hepatomas. The number of tumors at any site and the number of lung tumors in animals administered HN2 were significantly greater than expected at the 95 percent confidence level. Boyland and Horning noted a particular excess of lung tumors and lymphosarcomas compared to the number expected.
From 1949 through 1953, W. E. Heston and his colleagues conducted a series of studies in which sulfur mustard and nitrogen mustard were administered to strain A mice and the occurrence of pulmonary tumors was studied (Heston, 1949, 1950, 1953a,b; Heston et al., 1953). Strain A mice are highly inbred and have an extremely high genetic susceptibility for development of pulmonary adenomas; the incidence of spontaneous pulmonary tumors is about 50 percent in animals 12 months of age and 90 percent at 18 months of age. Thus, in several of Heston's experiments all of the animals developed adenomas, and comparisons can be made only between the total number of tumor nodules found in different exposure groups. The administered amounts of nitrogen and sulfur mustards were highly toxic, and a significant number of early deaths of animals occurred.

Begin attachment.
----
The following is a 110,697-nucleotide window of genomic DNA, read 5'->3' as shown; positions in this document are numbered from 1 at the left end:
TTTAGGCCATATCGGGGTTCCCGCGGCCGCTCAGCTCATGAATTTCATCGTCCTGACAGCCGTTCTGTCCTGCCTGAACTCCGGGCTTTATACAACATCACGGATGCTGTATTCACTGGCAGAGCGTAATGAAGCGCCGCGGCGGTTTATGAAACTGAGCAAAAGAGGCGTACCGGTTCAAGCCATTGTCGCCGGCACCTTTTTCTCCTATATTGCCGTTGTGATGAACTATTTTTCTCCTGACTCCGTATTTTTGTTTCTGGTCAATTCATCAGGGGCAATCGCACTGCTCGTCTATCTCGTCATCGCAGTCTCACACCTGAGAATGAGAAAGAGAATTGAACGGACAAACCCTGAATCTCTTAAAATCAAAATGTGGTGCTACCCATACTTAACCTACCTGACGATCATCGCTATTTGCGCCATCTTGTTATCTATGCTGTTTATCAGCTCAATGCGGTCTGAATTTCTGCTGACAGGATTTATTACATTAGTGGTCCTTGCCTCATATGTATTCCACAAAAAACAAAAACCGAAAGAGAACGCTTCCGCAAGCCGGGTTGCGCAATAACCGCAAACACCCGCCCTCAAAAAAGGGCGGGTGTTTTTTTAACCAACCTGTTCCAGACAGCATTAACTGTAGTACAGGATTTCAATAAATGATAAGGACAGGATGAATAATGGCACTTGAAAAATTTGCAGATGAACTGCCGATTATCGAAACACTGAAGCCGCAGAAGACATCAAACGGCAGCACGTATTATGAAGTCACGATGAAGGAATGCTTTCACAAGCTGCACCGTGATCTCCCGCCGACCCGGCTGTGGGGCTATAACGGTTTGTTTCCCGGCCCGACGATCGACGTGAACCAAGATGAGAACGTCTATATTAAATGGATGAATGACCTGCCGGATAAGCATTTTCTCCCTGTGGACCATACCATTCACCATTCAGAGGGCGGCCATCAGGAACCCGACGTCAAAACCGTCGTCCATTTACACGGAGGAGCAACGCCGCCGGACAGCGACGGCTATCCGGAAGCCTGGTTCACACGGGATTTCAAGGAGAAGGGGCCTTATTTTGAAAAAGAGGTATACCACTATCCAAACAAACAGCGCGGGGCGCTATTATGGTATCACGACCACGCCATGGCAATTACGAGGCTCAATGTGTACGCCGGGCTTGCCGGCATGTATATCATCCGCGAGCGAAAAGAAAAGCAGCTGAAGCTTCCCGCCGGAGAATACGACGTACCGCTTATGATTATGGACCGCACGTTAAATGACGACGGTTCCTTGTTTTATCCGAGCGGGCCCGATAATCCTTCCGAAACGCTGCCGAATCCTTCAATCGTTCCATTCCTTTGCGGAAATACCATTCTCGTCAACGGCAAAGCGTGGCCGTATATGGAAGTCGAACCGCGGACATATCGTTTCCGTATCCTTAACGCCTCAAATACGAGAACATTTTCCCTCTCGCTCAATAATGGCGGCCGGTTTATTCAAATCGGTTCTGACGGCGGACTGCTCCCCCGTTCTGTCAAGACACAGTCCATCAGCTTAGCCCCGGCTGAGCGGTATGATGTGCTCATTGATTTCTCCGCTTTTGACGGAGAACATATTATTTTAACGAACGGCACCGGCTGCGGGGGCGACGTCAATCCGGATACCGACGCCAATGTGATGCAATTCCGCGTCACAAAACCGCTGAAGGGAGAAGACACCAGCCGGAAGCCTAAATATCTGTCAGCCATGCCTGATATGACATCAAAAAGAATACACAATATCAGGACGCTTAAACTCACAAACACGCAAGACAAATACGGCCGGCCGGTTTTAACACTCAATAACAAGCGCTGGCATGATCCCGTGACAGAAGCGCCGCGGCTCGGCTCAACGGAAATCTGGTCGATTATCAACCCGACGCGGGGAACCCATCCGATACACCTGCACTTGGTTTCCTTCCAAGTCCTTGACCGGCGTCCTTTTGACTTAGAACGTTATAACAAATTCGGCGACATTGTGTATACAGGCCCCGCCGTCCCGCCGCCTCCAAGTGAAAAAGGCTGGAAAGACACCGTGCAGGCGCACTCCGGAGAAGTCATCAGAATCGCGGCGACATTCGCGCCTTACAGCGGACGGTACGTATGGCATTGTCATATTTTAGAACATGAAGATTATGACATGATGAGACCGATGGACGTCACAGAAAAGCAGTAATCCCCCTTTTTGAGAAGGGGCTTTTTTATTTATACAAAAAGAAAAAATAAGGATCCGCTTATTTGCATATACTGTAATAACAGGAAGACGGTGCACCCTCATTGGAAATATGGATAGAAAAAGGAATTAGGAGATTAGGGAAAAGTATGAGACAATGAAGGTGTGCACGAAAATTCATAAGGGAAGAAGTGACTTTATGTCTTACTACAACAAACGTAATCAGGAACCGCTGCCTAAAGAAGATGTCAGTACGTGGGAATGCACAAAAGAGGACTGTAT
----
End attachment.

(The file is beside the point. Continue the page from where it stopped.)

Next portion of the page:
The results of the first two studies (Heston, 1949, 1950) are summarized in Table 6-1. In Experiment I, 100 percent of the experimental animals that survived acute mortality had tumors at sacrifice (13 to 16 weeks), compared to 13 percent of controls (the remaining 8 experimental and 8 control mice were followed longer, but no data were provided on their outcome). The mean number of lung nodules in the experimental group was 3.48, compared with 0.13 in the control group. The 9 animals receiving 4 injections had 5.11 nodules on average, the 13 receiving 3 injections had 2.62 nodules, and the lone animal with 2 injections had 2 nodules. The administered doses of nitrogen mustard clearly increased the number of nodules and number of strain A mice affected.
In Experiment II, all experimental animals received four injections and follow-up was continued for 10 months, rather than 3 or 4. The full dosing scheme led to several animals dying prior to completion of the experiment, but the results are in agreement with those of Experiment I, with a greater number of nodules being associated with the longer follow-up period. In Experiment III, a single larger injection of HN2 resulted in higher short-term mortality, but the incidence of tumor nodules in animals that survived 10 months was similar to the group that received the full dose in four injections.
Experiments IV and V followed a similar methodology to examine the effects of intravenous injection of sulfur mustard. Experiment IV saw a